• Chinese Layout and IMEOverviewThe codes of three input methods are typically printed on the Chinese (traditional) keyboard: Zhuyin, upper right; Cangjie, lower left; and Dayi, lower right.Bopomofo/Zhuyin fuhao:(pinyin: Zhùyīn fúhào; Zhuyin Fuhao: ㄓㄨˋ ㄧㄣ ㄈㄨˊ ㄏㄠˋ; literally ―phonetic symbol‖) or zhuyinfuxao, often abbreviated as zhuyin and colloquially called bopomofo,[1] was introduced in the 1910s asthe first official phonetic system for transcribing Chinese, especially Mandarin.Consisting of 37 characters and four tone marks, it transcribes all possible sounds in Mandarin. Despitebeing phased out in China in the 1950s, this system is still widely used as an educational tool and inTaiwan.ChangJie or Cangjie:The ChangJie IME is based on the basic strokes of the ideograms which give it its shape.Dayi:Dayi (Chinese: 大易; pinyin: dàyì, literally ―big easy‖) uses a set of 46 character components laid out on astandard QWERTY keyboard. A Chinese character is built by combining up to four of the 40 of the 46characters (the other six are provided for typing Taiwanese addresses), using a system similar to that ofCangjie, but is decomposed in stroke order instead of in geometric shape in Cangjie.www.lingoport.com Page 6 Keyboards Internationalization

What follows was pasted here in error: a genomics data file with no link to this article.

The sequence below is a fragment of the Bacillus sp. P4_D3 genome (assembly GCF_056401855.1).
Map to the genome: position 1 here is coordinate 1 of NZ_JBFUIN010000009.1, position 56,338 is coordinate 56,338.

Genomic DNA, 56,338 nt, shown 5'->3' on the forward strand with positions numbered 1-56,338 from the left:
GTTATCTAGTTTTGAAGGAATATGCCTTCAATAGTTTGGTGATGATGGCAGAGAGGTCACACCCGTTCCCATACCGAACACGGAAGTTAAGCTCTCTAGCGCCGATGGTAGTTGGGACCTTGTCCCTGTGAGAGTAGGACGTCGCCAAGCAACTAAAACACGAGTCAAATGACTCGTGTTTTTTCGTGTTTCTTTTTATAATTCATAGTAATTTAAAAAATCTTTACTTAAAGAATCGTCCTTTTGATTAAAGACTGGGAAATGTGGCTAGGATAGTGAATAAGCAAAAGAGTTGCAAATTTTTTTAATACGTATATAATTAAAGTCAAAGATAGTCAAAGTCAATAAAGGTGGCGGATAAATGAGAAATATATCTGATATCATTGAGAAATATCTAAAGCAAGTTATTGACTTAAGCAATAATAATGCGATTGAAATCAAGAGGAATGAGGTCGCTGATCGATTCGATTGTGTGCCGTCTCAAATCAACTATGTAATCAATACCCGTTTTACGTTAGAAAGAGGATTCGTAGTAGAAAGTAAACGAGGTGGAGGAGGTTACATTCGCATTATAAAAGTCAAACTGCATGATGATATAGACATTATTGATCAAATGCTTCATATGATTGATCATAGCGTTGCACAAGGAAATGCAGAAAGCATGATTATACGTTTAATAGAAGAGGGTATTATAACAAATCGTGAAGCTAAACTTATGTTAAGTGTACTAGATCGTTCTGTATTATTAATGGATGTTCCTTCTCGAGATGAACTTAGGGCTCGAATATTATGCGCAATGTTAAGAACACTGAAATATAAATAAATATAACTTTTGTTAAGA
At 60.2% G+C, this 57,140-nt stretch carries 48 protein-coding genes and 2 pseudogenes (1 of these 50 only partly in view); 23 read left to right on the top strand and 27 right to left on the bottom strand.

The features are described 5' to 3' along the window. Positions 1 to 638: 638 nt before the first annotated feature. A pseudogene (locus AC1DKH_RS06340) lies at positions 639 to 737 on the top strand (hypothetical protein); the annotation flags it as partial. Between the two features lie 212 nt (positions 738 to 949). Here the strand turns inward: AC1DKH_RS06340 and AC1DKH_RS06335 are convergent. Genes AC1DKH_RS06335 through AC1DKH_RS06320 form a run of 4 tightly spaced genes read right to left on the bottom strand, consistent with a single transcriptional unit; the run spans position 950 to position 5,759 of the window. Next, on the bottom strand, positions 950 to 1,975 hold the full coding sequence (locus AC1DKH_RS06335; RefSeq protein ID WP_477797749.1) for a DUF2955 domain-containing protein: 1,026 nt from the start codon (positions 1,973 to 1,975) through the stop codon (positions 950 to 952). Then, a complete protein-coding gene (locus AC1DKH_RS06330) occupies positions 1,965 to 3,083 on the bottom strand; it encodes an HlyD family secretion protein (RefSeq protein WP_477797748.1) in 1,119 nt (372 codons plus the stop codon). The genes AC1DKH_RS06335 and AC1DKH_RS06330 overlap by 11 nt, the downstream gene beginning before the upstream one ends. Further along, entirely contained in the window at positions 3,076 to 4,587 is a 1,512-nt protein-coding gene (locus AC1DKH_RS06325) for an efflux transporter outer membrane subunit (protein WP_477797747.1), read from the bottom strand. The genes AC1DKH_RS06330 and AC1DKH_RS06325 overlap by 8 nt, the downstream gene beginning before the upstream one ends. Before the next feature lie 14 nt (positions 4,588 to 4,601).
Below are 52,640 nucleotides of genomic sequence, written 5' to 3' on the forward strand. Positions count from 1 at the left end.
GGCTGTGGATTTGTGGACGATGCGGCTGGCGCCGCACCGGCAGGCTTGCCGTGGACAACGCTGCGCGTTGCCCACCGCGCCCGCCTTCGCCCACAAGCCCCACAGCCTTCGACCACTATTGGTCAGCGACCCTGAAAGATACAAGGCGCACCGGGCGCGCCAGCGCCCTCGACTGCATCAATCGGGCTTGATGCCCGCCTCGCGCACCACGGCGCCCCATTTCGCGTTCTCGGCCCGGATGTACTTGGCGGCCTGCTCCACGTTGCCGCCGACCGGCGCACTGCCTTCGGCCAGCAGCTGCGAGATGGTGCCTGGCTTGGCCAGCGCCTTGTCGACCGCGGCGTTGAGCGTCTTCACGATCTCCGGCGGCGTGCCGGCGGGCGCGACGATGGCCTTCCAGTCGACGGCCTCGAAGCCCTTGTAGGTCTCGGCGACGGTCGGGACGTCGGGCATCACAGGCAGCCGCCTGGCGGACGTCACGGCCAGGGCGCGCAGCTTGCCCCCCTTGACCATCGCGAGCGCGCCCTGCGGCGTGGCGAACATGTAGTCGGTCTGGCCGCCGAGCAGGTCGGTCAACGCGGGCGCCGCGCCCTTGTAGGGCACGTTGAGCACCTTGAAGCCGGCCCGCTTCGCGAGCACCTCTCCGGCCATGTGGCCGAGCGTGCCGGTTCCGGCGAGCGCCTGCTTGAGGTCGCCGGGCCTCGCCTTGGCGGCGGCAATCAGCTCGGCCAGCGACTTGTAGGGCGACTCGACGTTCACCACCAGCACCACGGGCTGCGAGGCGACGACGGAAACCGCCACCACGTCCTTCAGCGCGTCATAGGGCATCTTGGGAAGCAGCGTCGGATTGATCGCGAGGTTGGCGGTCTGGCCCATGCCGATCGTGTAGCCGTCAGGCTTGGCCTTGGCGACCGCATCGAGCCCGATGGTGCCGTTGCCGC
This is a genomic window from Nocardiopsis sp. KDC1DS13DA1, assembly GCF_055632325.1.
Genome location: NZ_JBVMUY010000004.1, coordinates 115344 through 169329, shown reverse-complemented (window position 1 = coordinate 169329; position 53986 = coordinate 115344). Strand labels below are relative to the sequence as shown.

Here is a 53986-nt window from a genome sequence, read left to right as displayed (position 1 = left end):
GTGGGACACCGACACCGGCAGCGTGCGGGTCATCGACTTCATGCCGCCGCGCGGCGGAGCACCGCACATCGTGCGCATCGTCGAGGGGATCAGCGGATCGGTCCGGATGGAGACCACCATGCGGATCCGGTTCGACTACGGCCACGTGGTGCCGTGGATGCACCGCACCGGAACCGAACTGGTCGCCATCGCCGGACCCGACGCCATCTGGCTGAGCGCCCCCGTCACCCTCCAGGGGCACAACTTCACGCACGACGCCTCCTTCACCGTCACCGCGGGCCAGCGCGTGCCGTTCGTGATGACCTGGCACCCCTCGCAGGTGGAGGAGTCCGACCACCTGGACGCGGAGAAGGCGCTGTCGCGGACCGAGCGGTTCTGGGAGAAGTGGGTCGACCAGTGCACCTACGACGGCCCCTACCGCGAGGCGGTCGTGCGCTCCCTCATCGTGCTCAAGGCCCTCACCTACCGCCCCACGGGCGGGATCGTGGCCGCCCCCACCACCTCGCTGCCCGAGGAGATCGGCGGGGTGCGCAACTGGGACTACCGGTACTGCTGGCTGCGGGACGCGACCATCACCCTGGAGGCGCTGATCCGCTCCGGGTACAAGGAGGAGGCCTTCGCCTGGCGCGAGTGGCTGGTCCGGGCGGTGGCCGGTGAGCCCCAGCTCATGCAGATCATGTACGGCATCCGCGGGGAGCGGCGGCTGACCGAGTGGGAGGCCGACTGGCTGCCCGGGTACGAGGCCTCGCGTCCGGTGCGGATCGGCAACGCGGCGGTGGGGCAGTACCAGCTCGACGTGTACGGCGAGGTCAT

• In-Depth Look at Regional and Keyboard SettingsMost operating systems will let you switch between settings for your keyboard. It does not necessarilymean you have to switch the hardware keyboard, even though it may seem natural. You could type USEnglish text with a Russian hardware keyboard for instance; it may be easier to plug in a US Englishkeyboard for those operating system settings.The following gives an example of settings on Windows XP to indicate which layout the user will be using,i.e. which actual software character/text will be input when clicking on a hardware or software key. Otherwindows systems will have similar configurations. The target locales are Chinese and Turkish for thepurpose of this illustration. Other languages follow the same settings. 1. Add Chinese and Turkish to the language settings of your system. Go to Windows status bar and click ―Start | Settings | Control Panel‖. Double click the icon ―Regional and Language‖. Depending on your version of Windows, it may look like the following: 2. On the ―Languages‖ tab, check the box before ―Install files for East Asian Languages‖ or other languages as needed under section ―Supplemental language support.‖ Note: after this step, you may have to reboot the system.www.lingoport.com Page 7 Keyboards Internationalization